French scientists have explained why the SARS-CoV-2 virus can destroy blood vessels in the brain. They explain that this is because in the event of an infection, one of the key proteins for the life of endothelial cells in the brain may be damaged. According to the researchers, however, this condition is reversible.
SARS-CoV-2 can kill cells that line the vessels in the brain. The condition is reversible but can lead to brain damage, the researchers say.
The virus destroys endothelial cells in the brain
Experts from the French National Institute for Health and Medicine Research (Inserm) and other centers in the country explained how SARS-CoV-2 can affect the brain’s blood vessels. As they say, the endothelial cells that make up the lining of the vessels die under the influence of the virus.
Meanwhile, they are a key component of the so-called blood-brain barrier that protects the central nervous system. The barrier prevents, among other things, compounds harmful to these organs from entering the brain and spinal cord, and allows nutrients and oxygen to pass through.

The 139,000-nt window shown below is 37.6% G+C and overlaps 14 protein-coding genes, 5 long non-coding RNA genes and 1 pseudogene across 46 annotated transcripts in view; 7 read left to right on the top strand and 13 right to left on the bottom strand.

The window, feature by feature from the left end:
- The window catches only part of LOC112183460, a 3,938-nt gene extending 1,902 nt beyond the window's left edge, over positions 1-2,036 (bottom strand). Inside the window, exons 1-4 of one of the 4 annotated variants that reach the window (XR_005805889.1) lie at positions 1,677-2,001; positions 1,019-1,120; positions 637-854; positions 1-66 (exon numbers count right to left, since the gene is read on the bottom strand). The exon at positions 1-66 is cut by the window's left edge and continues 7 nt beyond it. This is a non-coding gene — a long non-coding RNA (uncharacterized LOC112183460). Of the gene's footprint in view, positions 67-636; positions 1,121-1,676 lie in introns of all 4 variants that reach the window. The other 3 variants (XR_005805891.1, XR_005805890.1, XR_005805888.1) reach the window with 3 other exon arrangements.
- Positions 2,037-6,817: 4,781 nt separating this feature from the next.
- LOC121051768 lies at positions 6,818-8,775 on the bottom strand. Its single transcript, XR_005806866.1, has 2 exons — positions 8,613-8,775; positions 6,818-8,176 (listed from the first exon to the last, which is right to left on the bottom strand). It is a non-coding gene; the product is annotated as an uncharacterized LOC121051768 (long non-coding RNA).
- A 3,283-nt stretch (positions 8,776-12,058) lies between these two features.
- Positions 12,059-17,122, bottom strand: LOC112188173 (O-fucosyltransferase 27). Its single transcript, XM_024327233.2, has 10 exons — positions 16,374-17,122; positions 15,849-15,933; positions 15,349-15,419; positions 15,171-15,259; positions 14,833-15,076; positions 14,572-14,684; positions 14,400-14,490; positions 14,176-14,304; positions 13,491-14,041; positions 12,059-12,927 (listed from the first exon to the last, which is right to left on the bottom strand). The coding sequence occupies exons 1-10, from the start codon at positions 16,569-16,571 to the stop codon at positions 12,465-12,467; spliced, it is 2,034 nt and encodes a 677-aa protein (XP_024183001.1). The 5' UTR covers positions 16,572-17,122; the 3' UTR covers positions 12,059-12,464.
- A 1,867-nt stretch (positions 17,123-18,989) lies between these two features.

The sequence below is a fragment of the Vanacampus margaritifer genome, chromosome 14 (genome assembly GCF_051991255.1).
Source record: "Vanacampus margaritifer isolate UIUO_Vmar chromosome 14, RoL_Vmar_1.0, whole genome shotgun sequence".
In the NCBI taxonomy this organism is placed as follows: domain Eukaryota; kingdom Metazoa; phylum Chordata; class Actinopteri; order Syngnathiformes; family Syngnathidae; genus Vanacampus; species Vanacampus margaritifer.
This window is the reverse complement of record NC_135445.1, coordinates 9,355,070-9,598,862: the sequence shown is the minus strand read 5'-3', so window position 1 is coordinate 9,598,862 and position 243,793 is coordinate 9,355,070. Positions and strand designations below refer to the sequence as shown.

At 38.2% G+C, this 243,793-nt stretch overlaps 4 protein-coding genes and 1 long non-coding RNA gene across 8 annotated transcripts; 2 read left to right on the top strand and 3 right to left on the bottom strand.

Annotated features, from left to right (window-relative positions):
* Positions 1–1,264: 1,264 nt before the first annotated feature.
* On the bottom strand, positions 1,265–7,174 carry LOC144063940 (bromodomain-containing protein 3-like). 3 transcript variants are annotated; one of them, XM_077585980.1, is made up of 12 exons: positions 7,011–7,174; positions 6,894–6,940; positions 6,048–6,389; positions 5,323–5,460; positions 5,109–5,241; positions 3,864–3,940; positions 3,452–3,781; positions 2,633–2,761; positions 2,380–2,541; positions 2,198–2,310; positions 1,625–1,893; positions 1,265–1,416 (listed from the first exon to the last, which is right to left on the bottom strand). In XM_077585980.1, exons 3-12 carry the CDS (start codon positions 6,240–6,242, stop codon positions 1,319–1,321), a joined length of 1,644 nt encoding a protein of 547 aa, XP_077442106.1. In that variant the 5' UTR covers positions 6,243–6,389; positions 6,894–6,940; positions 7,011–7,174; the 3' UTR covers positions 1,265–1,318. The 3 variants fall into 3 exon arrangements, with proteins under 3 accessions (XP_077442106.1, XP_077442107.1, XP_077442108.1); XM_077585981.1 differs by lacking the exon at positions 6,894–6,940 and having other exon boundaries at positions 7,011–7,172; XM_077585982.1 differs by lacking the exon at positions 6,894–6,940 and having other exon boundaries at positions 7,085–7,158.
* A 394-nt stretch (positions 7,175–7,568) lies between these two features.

– Thanks to preclinical studies and analysis of the cerebral cortex taken from patients who died due to SARS-CoV-2 infection, it was possible to show that the infection leads to the death of endothelial cells in the brain, which results in the appearance of “ghost vessels” (empty tubes without cells endothelium), the researchers write.
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This can be reversed
Scientists also explained why cells die. Well, the activity of the virus causes the formation of molecules that destroy a protein called NEMO, which is crucial for the life of endothelial cells.
According to the researchers, the described damage has two main effects. First, the disruption of the blood-brain barrier causes microbial bleeding, causing blood to travel where it shouldn’t be. Second, in some places the blood supply is reduced, which in extreme situations can lead to death.
Fortunately, research indicates that this dangerous condition can be reversible.
However, if the results were confirmed, the finding would point to a critical time in the disease, when vascular damage could cause future cognitive deficits or neurological disorders, even dementia, the researchers said.
“Knowing the severity of SARS-CoV-2 infection and its impact on the proper functioning of the brain is crucial for the best possible patient care in the years to come,” concluded Vincent Prévot, Research Director at Inserm.
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